How did we get here? How did we get to this point? Is this what we should consider to be normal? Let’s talk about tension, confusion, blame, emotional explosions and the role humility and vulnerability might play in healing our community. Let’s talk about how we have moved so far away from a place of restorative justice and think that retribution is the only solution (HINT: when people talk about there being a price to pay, then they are looking for retribution).
“We support startups.”
“We believe in startups.”
“The only thing our startup community needs is a little more capital.”
I have seen communities full of incubators, mentors, programs and good-hearted people. I have seen federal, state and local funds flow into systems promising to launch new ventures, create jobs and stimulate the startup ecosystem. What I haven’t seen are customers. Hell, I rarely even see a willingness to serve as beta testers.
According to the common platitude, attitude is everything. While that looks good on a motivational poster or as a sound bite, it really is meaningless when it comes to innovation.
True and consistent innovation will benefit from a little math. There are two inputs in this innovation equation: creativity and strategy. The degree to which each input is embraced or given priority will determine the outcome.
Creating an innovation ecosystem seems daunting. There are lots of places to start. Biotechnology has firm roots in the region. Computer-based advancements and ventures are gaining steam. However, what will the next areas of innovation be? How do we create a structure that allows us to explain our innovation choices to the next generation?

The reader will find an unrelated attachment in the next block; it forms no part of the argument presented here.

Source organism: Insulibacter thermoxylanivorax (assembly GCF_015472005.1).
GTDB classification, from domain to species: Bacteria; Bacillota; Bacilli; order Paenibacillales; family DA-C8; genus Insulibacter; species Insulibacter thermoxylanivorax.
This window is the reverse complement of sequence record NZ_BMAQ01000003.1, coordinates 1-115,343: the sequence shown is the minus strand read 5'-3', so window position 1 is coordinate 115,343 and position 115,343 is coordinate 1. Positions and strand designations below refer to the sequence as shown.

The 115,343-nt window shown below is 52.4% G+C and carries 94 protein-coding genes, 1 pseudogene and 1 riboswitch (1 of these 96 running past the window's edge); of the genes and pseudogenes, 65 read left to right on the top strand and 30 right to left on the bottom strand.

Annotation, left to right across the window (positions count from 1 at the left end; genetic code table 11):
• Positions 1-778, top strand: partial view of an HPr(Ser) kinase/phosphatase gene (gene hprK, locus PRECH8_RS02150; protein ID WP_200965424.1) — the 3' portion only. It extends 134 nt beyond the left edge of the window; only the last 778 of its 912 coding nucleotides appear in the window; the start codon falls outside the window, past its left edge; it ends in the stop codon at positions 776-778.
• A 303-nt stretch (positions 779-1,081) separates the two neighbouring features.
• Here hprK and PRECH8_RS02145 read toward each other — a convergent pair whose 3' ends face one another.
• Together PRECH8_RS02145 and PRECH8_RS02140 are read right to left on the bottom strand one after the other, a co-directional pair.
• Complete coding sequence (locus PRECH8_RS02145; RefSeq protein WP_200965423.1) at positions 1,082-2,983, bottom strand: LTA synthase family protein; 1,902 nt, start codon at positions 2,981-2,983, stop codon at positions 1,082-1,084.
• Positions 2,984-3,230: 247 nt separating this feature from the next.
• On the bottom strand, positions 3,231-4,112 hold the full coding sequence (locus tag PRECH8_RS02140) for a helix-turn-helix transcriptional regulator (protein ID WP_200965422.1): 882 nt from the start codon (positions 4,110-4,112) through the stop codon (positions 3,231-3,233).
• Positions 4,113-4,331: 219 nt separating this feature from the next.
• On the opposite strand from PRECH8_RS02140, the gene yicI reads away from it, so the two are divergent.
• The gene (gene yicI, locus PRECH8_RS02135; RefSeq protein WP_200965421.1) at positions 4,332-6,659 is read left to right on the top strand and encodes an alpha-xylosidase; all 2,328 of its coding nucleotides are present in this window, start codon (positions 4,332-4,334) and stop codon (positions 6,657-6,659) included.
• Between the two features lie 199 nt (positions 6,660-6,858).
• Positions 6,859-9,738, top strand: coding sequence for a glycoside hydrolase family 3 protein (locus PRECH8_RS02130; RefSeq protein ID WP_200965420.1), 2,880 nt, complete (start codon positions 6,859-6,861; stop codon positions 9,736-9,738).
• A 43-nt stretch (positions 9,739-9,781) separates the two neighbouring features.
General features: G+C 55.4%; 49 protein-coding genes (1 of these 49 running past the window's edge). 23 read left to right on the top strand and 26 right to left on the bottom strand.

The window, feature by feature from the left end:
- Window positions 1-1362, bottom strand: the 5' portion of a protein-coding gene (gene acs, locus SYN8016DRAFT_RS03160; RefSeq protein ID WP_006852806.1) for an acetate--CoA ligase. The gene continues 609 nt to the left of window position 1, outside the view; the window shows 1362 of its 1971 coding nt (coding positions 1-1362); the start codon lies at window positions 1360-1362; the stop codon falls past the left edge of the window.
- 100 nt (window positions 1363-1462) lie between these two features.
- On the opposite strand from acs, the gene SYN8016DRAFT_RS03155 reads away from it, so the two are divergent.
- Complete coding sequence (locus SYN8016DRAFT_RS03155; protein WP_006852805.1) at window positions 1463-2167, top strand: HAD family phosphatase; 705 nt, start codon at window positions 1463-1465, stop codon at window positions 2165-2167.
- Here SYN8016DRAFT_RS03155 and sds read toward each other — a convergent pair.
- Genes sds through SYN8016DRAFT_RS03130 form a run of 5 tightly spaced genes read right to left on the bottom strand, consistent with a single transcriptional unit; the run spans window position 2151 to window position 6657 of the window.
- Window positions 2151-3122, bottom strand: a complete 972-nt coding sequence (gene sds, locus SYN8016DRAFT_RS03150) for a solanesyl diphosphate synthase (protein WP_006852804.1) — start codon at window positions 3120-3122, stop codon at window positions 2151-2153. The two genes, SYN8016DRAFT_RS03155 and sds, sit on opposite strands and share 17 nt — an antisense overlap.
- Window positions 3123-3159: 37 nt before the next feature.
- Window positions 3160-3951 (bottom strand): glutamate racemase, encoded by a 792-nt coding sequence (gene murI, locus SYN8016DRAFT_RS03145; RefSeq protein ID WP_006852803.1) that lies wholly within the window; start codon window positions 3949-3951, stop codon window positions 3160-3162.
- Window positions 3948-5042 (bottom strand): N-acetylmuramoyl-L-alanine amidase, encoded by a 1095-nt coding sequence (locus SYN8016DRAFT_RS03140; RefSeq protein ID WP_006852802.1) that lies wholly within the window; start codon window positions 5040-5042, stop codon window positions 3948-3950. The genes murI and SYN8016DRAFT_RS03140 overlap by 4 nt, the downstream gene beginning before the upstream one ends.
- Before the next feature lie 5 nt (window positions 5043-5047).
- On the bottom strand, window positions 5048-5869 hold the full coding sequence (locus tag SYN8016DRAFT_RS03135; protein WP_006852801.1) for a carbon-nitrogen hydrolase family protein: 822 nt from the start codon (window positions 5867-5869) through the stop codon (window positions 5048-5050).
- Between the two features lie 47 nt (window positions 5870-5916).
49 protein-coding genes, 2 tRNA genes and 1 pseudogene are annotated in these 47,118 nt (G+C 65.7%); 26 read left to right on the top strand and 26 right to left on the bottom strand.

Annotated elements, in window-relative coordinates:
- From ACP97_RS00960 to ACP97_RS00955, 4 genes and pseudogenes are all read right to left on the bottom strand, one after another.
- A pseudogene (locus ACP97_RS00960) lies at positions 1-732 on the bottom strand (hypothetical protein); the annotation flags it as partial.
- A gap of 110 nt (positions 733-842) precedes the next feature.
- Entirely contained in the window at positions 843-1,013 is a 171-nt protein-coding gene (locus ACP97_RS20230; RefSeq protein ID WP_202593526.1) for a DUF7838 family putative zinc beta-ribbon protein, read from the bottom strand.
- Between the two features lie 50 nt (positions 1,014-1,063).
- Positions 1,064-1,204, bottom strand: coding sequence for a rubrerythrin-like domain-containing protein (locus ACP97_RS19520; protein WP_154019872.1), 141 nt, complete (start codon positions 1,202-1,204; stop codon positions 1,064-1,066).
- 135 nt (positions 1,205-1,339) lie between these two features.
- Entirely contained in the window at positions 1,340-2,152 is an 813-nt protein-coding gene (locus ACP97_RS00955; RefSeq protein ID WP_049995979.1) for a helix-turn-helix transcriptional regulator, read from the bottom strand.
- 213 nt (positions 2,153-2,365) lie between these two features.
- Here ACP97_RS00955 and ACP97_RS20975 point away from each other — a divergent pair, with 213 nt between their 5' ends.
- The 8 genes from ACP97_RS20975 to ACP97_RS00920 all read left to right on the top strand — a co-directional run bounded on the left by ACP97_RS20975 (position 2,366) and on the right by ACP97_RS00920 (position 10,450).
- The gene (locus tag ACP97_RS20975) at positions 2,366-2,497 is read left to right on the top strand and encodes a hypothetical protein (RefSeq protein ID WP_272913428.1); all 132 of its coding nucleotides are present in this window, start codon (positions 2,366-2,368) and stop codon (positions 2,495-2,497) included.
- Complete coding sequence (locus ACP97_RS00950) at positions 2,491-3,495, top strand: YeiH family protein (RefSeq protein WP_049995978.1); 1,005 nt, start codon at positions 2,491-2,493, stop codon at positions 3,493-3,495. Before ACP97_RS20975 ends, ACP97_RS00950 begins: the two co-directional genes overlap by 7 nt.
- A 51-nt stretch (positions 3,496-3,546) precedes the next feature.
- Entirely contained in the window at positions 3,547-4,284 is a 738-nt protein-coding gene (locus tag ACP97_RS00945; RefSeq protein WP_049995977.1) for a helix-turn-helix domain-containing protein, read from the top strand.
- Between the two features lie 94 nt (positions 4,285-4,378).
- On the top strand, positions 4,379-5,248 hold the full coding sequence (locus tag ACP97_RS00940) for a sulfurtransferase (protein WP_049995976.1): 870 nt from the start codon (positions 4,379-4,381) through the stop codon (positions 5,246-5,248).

I went to NYC for the first time and decided to take a stab at doing standup comedy. I did standup for about three years in California, and getting time on a stage in NYC would be a true bucket list item. So, while on the plane from St. Louis to NY, I wrote a King Jong Un bit for my set…the set I was going to perform in a comedy club in NYC.
Admit it, you were glued to every episode. You might have equally despised and identified with the characters. It was well-written, well-acted, and well-watched. It reminded me of watching Karate Kid when I was young. I instantly wanted to rush out and try every cool move I saw in the film. Well, if you do that with House of Cards, you either have very few friends at this point or are one step closer to a plush Washington DC career. Just like Mr. Miyagi taught us, the lesson might be deeper than what is presented on the surface. I mean, there have to be some solid lessons we can glean from Francis and the gang, right?